If the fund is aiming to target Eligible Investors there is an additional option known as an Unregulated Eligible Investor Fund (UEIF). As part of the process to set up an UEIF, notice needs to be filed with the JFSC, giving details of the basic features of the fund and it must be made clear in the offer documentation that the fund is unregulated. An UEIF falls outside the gambit of the CIFL and the regulatory remit of the JFSC, but the Jersey service providers will be regulated by the JFSC in their role as functionaries to the fund.
As could be expected, these options have corresponding cost and efficiency benefits at both the set-up stage and during the life of the fund.
If more than 50 non-expert investors will be targeted, the options are the higher levels of regulation of an unclassified Collective Investment Fund or having the fund listed, which leads to our next question.
Will the fund be listed?
A fund can be listed if it is a CIF, an EF or an unregulated fund (Unregulated Exchange Traded Fund (UETF)), although there are restrictions on the exchange that can be used where there are specific requirements in terms of investor profile such as with an EF or UETF as it is necessary for the exchange to be able to control the transfer of ownership to investors within that profile.
There is also the option of establishing a Listed Fund (LF) from the outset, which must trade on a recognised exchange, but it has reduced regulatory requirements, no investor restrictions and the promoter policy does not apply. There are, however, restrictions on the investment manager in terms of suitable qualification and regulation in a recognised jurisdiction.
The Channel Islands Stock Exchange (CISX) is a recognised exchange for these purposes and it is not uncommon for funds to obtain a technical listing on the CISX to obtain LF or UETF status. Although these funds will be listed and could be marketed to retail investors, they are rarely actively traded.
A LF, can only be a closed ended Jersey company which in turn leads us to the next question.
What form can the fund take?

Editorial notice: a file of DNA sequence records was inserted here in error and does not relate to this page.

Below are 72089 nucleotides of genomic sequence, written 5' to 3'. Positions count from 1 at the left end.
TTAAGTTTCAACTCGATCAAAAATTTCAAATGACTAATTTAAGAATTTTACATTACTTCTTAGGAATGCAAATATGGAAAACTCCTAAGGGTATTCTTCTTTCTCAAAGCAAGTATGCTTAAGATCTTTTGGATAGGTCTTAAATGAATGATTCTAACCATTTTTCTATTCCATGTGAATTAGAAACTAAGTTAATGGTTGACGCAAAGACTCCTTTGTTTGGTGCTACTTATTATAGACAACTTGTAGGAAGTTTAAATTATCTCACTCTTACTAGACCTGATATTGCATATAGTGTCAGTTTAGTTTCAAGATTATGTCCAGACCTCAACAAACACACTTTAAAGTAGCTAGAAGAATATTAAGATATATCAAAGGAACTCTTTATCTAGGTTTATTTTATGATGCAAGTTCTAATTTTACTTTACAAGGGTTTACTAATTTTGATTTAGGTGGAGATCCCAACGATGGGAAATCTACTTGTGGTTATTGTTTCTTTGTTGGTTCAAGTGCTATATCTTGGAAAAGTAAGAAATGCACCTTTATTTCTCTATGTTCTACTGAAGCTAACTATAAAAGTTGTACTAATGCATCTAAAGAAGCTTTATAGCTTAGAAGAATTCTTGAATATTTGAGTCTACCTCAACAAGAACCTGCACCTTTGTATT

A LF is restricted as above and, except for an UETF that must be closed-ended, all other funds can be open or closed ended and can take any form recognised under Jersey law, be that ordinary limited liability companies, cell companies, unit trusts or limited partnerships. The only slight caveat to this is that unregulated funds are restricted to Jersey companies, unit trusts or limited partnerships.
Simply put, the decision is really down to what suits the promoter's needs in terms of structuring to suit their asset class, investor profile and proposed operation.
What is the effect of taxation in Jersey?
Jersey is generally a tax neutral jurisdiction, and the choice of fund type will not affect this as the tax regime is designed to ensure that investors are not subject to an extra level of taxation beyond that charged in the country of investment and that applicable in their own jurisdiction.
In conclusion, the various Jersey funds regimes provide a broad spectrum of options to meet all the likely demands of a fund promoter.
All situations need to be assessed on their own merits to identify which fund type and structure is most applicable.
If you are looking to investigate these options further, Moore Stephens would be happy to help with information and advice.
The content of this article is intended to provide a general guide to the subject matter. Specialist advice should be sought about your specific circumstances.